244283 Size Matters: A Comparison of Data Collection Using Tablet Laptops, Mobile Phones, PDAs, and Paper

Sunday, October 30, 2011

Sandra Dalebout, MPH , Project HOPE, Millwood, VA
John Bronson , Project HOPE, Millwood, VA
Sapprudin Perwira , Project HOPE, Millwood, VA
Andee Cooper, MPH , Consultant, Durham, NC
Operations Research was conducted to determine the best method to use to collect data (paper, PDA, mobile phones, tablet laptops) during a quantitative midterm evaluation for a maternal/child health program in Indonesia. Factors analyzed included cost, staff time, speed & ease of use, interviewer perception, and data errors.

Cost was highest for tablet laptops and lowest for paper. The electronic devices required one additional training day. Less staff time was required to program the devices than to enter the data. Little staff time was required for troubleshooting devices during operations or for cleaning data.

An average of 23 and 22 interviews were collected daily using paper and tablets, respectively, compared to only 17 per day on the mobile phones (four of each method used daily).

Data errors were observed through parallel data collection (167 possible questions) and by verifying required modules were completed and skip patterns observed. On average, the paper surveys had twice the error rate of the electronic devices (8.6%), with tablets best (3.7%) and mobile phones at 4.4%.

Interviewers liked the tablet laptops best, reporting the larger screens were easier to use than the mobile screens. All devices were easier to learn and use than paper.

Electronic devices yielded fewer errors due in part to pre-programmed skip patterns. Both paper and tablet laptops were equally fast to use; however, paper yielded the most data errors. While initially more expensive, the tablet laptops produced the fewest errors, took less staff time, and had additional usability in the program.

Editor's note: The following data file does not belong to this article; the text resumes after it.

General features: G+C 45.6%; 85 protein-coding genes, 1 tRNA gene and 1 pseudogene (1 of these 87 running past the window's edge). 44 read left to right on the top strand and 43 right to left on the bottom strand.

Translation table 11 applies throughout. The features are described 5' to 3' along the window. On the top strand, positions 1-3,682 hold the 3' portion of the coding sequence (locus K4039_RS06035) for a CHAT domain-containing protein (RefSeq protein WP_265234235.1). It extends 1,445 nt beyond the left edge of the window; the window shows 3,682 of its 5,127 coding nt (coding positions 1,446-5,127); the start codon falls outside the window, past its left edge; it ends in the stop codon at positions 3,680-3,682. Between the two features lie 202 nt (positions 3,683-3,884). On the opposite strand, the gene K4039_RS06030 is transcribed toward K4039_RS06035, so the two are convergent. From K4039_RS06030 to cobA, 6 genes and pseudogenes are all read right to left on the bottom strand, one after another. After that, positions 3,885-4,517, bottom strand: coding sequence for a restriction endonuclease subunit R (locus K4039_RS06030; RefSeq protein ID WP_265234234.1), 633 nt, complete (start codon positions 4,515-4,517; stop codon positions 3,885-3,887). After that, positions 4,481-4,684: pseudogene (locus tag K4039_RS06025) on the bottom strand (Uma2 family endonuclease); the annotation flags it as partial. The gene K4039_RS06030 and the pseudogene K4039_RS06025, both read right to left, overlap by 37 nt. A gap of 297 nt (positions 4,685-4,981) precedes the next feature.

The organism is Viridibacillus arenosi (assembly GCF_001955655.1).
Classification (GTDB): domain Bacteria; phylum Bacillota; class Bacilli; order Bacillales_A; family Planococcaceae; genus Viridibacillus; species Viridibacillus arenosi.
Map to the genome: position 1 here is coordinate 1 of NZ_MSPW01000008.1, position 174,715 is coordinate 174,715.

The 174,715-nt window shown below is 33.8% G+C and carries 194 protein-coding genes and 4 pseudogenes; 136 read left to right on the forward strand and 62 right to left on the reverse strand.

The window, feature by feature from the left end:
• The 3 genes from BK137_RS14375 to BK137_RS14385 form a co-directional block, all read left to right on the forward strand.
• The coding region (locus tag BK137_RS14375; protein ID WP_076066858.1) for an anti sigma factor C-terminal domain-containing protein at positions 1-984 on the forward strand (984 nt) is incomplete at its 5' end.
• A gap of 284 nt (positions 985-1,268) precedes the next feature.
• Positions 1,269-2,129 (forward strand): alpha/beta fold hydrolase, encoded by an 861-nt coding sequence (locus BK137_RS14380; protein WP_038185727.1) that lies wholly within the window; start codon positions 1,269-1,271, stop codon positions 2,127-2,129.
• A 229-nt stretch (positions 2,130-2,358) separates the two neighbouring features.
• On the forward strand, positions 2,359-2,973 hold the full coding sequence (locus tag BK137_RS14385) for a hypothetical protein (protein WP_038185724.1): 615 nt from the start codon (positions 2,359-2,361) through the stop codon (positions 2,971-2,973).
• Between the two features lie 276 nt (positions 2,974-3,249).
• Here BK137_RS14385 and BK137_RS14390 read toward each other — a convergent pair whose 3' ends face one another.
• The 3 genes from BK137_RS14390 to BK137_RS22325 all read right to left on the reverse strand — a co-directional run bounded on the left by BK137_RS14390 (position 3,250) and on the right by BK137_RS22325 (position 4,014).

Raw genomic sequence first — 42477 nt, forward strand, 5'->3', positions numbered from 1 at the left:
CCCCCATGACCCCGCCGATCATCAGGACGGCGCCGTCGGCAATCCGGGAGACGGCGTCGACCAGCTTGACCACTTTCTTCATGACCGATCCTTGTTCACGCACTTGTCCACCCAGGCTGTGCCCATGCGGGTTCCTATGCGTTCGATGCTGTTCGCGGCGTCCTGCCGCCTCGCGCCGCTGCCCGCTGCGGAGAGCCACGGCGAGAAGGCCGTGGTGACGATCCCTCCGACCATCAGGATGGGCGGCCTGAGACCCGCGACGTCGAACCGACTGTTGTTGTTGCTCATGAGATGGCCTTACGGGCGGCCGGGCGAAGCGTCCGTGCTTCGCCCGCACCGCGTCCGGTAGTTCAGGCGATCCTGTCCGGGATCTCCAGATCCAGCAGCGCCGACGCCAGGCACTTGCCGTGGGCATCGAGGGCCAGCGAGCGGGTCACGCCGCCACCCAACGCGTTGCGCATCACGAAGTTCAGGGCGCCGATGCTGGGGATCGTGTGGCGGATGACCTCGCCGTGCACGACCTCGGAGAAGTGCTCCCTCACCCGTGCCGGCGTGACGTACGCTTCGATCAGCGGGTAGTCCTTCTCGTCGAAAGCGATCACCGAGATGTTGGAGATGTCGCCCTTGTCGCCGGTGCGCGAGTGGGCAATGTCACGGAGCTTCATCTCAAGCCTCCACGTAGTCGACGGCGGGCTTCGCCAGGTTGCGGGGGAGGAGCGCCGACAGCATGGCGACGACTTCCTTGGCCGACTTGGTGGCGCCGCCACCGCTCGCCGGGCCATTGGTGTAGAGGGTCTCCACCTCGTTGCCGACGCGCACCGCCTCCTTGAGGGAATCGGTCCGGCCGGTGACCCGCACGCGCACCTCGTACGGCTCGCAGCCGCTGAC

Learning Areas:
Assessment of individual and community needs for health education
Conduct evaluation related to programs, research, and other areas of practice
Planning of health education strategies, interventions, and programs
Program planning
Public health or related research

Learning Objectives:
Compare the strengths and weaknesses of a variety of electronic collection devices used in evaluation Identify common errors with data collection methods Formulate options in planning for and budgeting for evaluation activities

Keywords: Technology, Evaluation

Presenting author's disclosure statement:

Qualified on the content I am responsible for because: I am qualified because I oversee monitoring and evaluation activities in programs worldwide, with over ten years experience.
Any relevant financial relationships? No

I agree to comply with the American Public Health Association Conflict of Interest and Commercial Support Guidelines, and to disclose to the participants any off-label or experimental uses of a commercial product or service discussed in my presentation.